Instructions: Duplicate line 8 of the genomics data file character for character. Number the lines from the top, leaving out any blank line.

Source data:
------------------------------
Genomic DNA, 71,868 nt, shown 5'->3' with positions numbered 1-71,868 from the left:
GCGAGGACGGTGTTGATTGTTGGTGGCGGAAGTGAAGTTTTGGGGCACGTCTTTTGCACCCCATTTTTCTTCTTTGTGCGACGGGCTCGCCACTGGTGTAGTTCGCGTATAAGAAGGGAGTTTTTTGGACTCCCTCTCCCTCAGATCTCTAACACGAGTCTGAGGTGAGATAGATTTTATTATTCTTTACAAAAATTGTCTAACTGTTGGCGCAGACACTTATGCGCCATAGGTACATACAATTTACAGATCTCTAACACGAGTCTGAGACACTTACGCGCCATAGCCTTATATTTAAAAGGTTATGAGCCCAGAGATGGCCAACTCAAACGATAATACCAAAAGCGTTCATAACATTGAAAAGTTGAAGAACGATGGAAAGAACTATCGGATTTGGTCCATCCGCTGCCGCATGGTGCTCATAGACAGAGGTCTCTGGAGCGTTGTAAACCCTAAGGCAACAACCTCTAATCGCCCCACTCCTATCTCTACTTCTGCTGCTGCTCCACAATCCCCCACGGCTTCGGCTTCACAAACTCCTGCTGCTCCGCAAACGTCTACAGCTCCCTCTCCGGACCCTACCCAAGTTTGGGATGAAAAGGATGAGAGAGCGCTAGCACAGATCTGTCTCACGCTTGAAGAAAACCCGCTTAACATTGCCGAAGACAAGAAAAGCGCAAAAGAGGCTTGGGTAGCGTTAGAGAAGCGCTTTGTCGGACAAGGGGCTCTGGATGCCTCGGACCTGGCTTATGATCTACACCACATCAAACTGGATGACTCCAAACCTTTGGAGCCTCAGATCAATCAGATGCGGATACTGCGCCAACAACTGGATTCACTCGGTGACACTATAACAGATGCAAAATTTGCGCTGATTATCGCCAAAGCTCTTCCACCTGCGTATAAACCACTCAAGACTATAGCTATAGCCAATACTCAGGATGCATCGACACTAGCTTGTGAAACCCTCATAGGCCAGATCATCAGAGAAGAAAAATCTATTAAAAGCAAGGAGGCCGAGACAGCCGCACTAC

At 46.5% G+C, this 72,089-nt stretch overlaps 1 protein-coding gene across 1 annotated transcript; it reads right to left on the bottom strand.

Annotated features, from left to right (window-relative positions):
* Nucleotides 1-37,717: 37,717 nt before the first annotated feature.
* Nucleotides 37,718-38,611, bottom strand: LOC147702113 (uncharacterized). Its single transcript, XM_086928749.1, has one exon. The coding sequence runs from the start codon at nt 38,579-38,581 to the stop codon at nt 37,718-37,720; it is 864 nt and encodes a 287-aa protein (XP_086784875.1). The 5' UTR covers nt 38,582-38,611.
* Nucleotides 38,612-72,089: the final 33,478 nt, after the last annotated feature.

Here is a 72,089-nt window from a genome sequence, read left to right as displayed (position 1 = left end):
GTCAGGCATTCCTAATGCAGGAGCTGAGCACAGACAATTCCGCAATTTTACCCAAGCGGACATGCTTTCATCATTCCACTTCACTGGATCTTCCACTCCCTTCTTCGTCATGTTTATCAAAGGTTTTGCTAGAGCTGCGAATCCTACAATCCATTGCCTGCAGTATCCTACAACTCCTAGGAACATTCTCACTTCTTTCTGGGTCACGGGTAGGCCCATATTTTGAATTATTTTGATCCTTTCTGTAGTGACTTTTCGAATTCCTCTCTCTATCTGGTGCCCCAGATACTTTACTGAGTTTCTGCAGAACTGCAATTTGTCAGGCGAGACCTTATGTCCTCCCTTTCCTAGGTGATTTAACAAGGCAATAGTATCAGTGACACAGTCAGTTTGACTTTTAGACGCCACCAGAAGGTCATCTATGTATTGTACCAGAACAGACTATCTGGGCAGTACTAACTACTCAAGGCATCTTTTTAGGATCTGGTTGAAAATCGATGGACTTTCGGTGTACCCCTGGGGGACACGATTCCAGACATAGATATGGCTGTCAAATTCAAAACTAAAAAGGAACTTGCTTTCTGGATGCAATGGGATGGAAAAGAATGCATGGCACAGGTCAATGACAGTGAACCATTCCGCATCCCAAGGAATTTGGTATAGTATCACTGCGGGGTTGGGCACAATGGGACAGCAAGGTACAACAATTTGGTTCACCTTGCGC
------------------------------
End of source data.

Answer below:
Here is a 72,089-nt window from a genome sequence, read left to right as displayed (position 1 = left end):